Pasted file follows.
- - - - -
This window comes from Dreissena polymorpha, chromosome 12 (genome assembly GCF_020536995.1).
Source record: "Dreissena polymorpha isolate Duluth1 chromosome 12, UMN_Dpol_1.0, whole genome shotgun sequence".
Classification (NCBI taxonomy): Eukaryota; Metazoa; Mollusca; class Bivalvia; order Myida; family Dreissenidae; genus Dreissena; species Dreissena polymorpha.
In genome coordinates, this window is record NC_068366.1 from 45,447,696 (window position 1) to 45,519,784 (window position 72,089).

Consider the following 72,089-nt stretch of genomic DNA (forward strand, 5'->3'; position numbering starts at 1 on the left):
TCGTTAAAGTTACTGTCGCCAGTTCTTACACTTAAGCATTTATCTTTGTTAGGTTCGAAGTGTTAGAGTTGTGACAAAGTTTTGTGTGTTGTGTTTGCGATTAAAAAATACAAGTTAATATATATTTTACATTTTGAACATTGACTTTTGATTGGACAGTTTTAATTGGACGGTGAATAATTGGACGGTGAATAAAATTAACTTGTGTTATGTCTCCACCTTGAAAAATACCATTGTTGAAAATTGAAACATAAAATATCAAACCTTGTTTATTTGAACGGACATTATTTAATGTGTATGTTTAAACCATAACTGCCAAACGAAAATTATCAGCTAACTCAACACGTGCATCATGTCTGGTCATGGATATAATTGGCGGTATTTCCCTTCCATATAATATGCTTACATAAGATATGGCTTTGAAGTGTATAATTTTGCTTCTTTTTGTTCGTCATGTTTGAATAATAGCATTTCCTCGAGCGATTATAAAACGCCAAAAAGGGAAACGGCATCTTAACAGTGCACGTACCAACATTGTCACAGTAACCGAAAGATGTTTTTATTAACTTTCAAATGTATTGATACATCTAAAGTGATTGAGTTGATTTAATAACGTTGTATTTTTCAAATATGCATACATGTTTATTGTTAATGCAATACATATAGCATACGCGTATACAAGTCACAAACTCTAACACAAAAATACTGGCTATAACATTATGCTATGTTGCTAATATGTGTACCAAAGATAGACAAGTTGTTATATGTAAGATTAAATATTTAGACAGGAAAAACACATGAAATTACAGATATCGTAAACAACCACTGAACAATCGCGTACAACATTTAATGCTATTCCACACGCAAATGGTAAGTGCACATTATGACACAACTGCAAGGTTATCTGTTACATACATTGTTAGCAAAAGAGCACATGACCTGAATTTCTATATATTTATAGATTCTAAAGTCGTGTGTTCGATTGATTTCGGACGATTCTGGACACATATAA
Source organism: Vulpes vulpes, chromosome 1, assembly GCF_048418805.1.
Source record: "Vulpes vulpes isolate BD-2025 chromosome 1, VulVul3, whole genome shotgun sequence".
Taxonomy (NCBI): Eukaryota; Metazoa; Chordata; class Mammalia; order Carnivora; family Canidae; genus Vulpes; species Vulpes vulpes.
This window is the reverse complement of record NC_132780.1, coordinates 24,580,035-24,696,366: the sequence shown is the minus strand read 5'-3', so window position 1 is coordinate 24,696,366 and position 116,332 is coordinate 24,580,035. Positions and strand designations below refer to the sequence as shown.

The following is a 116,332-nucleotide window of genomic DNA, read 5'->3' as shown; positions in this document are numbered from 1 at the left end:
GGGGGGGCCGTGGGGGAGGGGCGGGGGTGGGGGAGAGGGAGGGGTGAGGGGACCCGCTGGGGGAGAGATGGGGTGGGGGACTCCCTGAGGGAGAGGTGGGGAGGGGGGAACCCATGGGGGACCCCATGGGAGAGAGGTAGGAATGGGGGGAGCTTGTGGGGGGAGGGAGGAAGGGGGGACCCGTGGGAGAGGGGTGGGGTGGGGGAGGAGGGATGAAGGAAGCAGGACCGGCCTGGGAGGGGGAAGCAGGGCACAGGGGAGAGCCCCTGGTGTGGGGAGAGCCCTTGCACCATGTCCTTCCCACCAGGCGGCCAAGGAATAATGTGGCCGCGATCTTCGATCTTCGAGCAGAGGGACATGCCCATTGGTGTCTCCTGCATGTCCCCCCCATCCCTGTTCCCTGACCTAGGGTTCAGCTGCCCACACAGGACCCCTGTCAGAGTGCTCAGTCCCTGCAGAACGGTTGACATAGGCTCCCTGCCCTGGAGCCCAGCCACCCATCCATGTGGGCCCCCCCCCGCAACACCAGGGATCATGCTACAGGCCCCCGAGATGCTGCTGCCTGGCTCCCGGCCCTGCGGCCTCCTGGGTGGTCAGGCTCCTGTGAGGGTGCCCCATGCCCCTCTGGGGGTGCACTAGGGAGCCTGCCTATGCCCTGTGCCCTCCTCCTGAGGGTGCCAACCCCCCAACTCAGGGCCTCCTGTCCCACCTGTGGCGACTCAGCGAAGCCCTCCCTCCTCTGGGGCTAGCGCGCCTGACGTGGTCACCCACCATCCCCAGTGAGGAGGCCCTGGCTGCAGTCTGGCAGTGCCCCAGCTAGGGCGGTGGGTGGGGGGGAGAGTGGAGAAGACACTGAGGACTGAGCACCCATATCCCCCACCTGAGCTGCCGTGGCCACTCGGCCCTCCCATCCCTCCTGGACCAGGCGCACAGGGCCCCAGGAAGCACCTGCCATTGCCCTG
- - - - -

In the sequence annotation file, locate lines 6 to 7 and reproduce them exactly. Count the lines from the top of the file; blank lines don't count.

TCGTTAAAGTTACTGTCGCCAGTTCTTACACTTAAGCATTTATCTTTGTTAGGTTCGAAGTGTTAGAGTTGTGACAAAGTTTTGTGTGTTGTGTTTGCGATTAAAAAATACAAGTTAATATATATTTTACATTTTGAACATTGACTTTTGATTGGACAGTTTTAATTGGACGGTGAATAATTGGACGGTGAATAAAATTAACTTGTGTTATGTCTCCACCTTGAAAAATACCATTGTTGAAAATTGAAACATAAAATATCAAACCTTGTTTATTTGAACGGACATTATTTAATGTGTATGTTTAAACCATAACTGCCAAACGAAAATTATCAGCTAACTCAACACGTGCATCATGTCTGGTCATGGATATAATTGGCGGTATTTCCCTTCCATATAATATGCTTACATAAGATATGGCTTTGAAGTGTATAATTTTGCTTCTTTTTGTTCGTCATGTTTGAATAATAGCATTTCCTCGAGCGATTATAAAACGCCAAAAAGGGAAACGGCATCTTAACAGTGCACGTACCAACATTGTCACAGTAACCGAAAGATGTTTTTATTAACTTTCAAATGTATTGATACATCTAAAGTGATTGAGTTGATTTAATAACGTTGTATTTTTCAAATATGCATACATGTTTATTGTTAATGCAATACATATAGCATACGCGTATACAAGTCACAAACTCTAACACAAAAATACTGGCTATAACATTATGCTATGTTGCTAATATGTGTACCAAAGATAGACAAGTTGTTATATGTAAGATTAAATATTTAGACAGGAAAAACACATGAAATTACAGATATCGTAAACAACCACTGAACAATCGCGTACAACATTTAATGCTATTCCACACGCAAATGGTAAGTGCACATTATGACACAACTGCAAGGTTATCTGTTACATACATTGTTAGCAAAAGAGCACATGACCTGAATTTCTATATATTTATAGATTCTAAAGTCGTGTGTTCGATTGATTTCGGACGATTCTGGACACATATAA
Source organism: Vulpes vulpes, chromosome 1, assembly GCF_048418805.1.